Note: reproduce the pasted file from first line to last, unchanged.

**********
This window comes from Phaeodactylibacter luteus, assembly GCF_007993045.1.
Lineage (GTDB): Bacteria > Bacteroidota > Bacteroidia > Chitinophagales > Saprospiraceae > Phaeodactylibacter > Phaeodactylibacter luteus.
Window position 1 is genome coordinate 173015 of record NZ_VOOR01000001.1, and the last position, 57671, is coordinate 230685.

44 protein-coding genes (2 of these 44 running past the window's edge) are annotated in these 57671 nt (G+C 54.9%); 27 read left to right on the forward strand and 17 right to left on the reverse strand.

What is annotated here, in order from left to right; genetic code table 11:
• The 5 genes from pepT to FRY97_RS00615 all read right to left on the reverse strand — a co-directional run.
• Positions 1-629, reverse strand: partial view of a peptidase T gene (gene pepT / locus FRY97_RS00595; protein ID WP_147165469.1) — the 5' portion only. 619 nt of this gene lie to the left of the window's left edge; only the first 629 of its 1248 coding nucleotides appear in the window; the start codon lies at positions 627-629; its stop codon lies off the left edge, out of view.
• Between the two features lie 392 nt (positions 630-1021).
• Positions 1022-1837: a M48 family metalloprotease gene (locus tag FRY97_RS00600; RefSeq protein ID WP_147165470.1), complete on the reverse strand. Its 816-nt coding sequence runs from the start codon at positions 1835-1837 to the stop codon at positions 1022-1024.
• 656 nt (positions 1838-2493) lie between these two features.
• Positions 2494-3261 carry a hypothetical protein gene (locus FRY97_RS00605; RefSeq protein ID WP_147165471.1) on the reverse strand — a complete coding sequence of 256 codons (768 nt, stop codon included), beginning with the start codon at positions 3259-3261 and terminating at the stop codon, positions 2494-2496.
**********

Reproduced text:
This window comes from Phaeodactylibacter luteus, assembly GCF_007993045.1.
Lineage (GTDB): Bacteria > Bacteroidota > Bacteroidia > Chitinophagales > Saprospiraceae > Phaeodactylibacter > Phaeodactylibacter luteus.
Window position 1 is genome coordinate 173015 of record NZ_VOOR01000001.1, and the last position, 57671, is coordinate 230685.

44 protein-coding genes (2 of these 44 running past the window's edge) are annotated in these 57671 nt (G+C 54.9%); 27 read left to right on the forward strand and 17 right to left on the reverse strand.

What is annotated here, in order from left to right; genetic code table 11:
• The 5 genes from pepT to FRY97_RS00615 all read right to left on the reverse strand — a co-directional run.
• Positions 1-629, reverse strand: partial view of a peptidase T gene (gene pepT / locus FRY97_RS00595; protein ID WP_147165469.1) — the 5' portion only. 619 nt of this gene lie to the left of the window's left edge; only the first 629 of its 1248 coding nucleotides appear in the window; the start codon lies at positions 627-629; its stop codon lies off the left edge, out of view.
• Between the two features lie 392 nt (positions 630-1021).
• Positions 1022-1837: a M48 family metalloprotease gene (locus tag FRY97_RS00600; RefSeq protein ID WP_147165470.1), complete on the reverse strand. Its 816-nt coding sequence runs from the start codon at positions 1835-1837 to the stop codon at positions 1022-1024.
• 656 nt (positions 1838-2493) lie between these two features.
• Positions 2494-3261 carry a hypothetical protein gene (locus FRY97_RS00605; RefSeq protein ID WP_147165471.1) on the reverse strand — a complete coding sequence of 256 codons (768 nt, stop codon included), beginning with the start codon at positions 3259-3261 and terminating at the stop codon, positions 2494-2496.